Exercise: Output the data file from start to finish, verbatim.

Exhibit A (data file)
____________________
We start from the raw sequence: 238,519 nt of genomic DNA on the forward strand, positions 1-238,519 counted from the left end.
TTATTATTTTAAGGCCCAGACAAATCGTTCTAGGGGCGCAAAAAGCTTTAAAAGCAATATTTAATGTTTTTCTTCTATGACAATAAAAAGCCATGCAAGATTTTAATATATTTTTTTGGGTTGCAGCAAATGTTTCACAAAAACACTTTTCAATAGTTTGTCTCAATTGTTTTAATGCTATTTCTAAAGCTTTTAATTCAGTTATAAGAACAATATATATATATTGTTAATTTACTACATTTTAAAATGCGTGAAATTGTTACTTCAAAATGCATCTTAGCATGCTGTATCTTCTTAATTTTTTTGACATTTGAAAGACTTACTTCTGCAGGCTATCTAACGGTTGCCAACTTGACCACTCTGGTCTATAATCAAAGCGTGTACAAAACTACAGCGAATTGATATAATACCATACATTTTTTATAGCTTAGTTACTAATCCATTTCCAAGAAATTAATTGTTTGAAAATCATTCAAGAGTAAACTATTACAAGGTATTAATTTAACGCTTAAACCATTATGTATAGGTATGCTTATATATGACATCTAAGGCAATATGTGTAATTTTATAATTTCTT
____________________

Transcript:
We start from the raw sequence: 238,519 nt of genomic DNA on the forward strand, positions 1-238,519 counted from the left end.
TTATTATTTTAAGGCCCAGACAAATCGTTCTAGGGGCGCAAAAAGCTTTAAAAGCAATATTTAATGTTTTTCTTCTATGACAATAAAAAGCCATGCAAGATTTTAATATATTTTTTTGGGTTGCAGCAAATGTTTCACAAAAACACTTTTCAATAGTTTGTCTCAATTGTTTTAATGCTATTTCTAAAGCTTTTAATTCAGTTATAAGAACAATATATATATATTGTTAATTTACTACATTTTAAAATGCGTGAAATTGTTACTTCAAAATGCATCTTAGCATGCTGTATCTTCTTAATTTTTTTGACATTTGAAAGACTTACTTCTGCAGGCTATCTAACGGTTGCCAACTTGACCACTCTGGTCTATAATCAAAGCGTGTACAAAACTACAGCGAATTGATATAATACCATACATTTTTTATAGCTTAGTTACTAATCCATTTCCAAGAAATTAATTGTTTGAAAATCATTCAAGAGTAAACTATTACAAGGTATTAATTTAACGCTTAAACCATTATGTATAGGTATGCTTATATATGACATCTAAGGCAATATGTGTAATTTTATAATTTCTT